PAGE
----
Call for Intervention in Darfur is Short-Sighted
Back in 2006, George Clooney went on Real Time with Bill Maher in order to make the case for intervening in Darfur. Clooney compared his vision of intervention to the NATO bombing in Kosovo under then President Bill Clinton. Clooney is and was then a fierce opponent of President Bush’s Iraq policy.
The logical inconsistency there flabbergasted me then, and I still hold that view. Like Iraq, Sudan is ruled by an Arab regime empowered by oil money. Like Iraq, Sudan has been known to be more than a little hospitable to terrorists. And like the 2003 intervention in Iraq, and like various other troublespots throughout the globe, intervention in Sudan has serious potential of degenerating into a military quagmire.
Despite the national fatigue over seemingly endless military involvement in Iraq and Afghanistan, both Democratic Vice Presidential candidate Joe Biden and Republican Vice Presidential candidate Sarah Palin talked of intervening in Darfur during the presidential debate last night. This didn’t bring about gritting of teeth from New York Times writer Nicholas D. Kristof, but instead praise for the prospect of administrations that “would intervene to stop genocide:”
But for me the most striking and historic moment in the debate came when they were asked about Darfur. For generations, American leaders have waffled on genocide, and Biden broke that tradition in a splendid way when he very forthrightly said (according to my rushed notes): “I don’t have a stomach for genocide.” He advocated a no-fly zone over Darfur, a major push to get peace-keeper helicopters into Darfur, and a U.S.-led NATO action of some kind (in my view this would have more to do with Chad and Central African Republic than Darfur itself). He said: “When a country engages in genocide…that country forfeits the right to say, ‘you have no right to intervene.’” Over the last five years, I’ve been sickened to see one leader after another turn away from Darfur, so to watch Biden call for specific responses made me want to cheer.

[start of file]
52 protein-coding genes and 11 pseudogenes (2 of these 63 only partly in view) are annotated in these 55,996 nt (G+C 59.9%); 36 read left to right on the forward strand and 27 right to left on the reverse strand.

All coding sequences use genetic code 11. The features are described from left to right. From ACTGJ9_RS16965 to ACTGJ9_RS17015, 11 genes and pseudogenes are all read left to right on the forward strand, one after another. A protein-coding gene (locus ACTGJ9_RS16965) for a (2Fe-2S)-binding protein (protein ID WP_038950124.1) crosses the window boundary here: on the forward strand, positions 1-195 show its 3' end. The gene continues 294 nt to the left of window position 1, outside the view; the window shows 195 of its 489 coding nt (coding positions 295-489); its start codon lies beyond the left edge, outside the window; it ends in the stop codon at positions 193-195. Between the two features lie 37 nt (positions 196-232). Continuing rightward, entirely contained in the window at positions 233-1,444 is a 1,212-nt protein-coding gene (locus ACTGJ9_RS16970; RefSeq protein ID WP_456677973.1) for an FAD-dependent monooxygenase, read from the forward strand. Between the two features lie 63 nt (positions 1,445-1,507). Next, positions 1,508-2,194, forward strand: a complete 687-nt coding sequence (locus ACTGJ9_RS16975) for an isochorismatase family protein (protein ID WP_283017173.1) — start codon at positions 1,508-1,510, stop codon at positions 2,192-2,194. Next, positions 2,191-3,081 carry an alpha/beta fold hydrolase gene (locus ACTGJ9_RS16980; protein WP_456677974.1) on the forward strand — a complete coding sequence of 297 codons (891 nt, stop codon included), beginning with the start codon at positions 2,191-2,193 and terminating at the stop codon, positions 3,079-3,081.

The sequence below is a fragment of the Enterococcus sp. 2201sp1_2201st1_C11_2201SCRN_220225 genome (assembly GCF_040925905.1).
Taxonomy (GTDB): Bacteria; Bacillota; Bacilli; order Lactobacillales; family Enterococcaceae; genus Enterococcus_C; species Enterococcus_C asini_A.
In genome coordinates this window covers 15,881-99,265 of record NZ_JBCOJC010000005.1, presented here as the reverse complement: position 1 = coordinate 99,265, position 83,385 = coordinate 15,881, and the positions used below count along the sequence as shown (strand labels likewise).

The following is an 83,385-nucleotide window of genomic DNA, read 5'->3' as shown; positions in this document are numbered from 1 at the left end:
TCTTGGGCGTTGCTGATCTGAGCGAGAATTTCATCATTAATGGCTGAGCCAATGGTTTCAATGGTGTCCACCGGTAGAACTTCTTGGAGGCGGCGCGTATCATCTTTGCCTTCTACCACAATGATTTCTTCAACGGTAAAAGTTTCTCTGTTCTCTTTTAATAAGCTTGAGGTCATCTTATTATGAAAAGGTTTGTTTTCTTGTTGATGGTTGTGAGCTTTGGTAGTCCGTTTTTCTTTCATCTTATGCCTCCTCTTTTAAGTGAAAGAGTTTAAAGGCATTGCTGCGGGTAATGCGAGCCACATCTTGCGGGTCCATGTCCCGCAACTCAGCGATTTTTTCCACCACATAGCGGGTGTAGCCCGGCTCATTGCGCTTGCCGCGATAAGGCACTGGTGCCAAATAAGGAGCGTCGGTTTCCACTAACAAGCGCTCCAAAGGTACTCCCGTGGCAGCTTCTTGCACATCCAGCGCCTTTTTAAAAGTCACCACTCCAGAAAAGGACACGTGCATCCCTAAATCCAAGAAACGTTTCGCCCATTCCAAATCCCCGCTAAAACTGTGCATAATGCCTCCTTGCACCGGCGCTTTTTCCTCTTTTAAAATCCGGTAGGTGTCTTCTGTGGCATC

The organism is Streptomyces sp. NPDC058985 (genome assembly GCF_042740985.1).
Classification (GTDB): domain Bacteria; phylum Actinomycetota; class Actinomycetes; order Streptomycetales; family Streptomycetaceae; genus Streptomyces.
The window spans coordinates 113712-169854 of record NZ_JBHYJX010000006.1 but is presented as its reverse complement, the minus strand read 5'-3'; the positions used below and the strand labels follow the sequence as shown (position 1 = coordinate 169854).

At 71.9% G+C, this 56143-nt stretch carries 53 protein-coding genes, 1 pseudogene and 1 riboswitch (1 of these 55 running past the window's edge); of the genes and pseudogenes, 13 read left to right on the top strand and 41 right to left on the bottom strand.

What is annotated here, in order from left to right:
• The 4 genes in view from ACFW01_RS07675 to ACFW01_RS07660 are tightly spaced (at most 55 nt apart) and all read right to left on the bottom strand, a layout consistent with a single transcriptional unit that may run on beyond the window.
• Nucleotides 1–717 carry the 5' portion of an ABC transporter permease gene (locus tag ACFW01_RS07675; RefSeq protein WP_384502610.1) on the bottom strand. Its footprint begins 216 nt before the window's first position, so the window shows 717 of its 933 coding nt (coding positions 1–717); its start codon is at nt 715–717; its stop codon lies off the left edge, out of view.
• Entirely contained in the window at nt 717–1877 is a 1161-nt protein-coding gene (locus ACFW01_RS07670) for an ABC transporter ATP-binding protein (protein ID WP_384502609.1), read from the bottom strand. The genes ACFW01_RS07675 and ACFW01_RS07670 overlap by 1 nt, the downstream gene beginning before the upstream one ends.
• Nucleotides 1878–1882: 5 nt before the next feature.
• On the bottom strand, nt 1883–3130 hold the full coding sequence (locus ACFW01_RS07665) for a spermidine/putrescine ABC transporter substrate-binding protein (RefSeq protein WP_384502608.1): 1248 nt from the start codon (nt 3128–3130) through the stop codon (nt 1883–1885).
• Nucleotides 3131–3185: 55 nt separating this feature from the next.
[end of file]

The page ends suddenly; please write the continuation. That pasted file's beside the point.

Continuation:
Kristof doesn’t mention the potential problems that could result from intervention in Darfur, such as the potential of conflict with China, which has supported the Khortoum government, a further overstretched military and Africans and Arabs wondering if we are there for oil.
This is motivated by the same feel-good “we’ve got to do something for those poor people” activism that leads to “Free Tibet” stickers on cars right next to the one that says “Iraq is Arabic for Vietnam.” I find it very hard to believe that some of those who are advocating for intervention in Darfur now wouldn’t be calling for withdrawal once American soldiers start dying.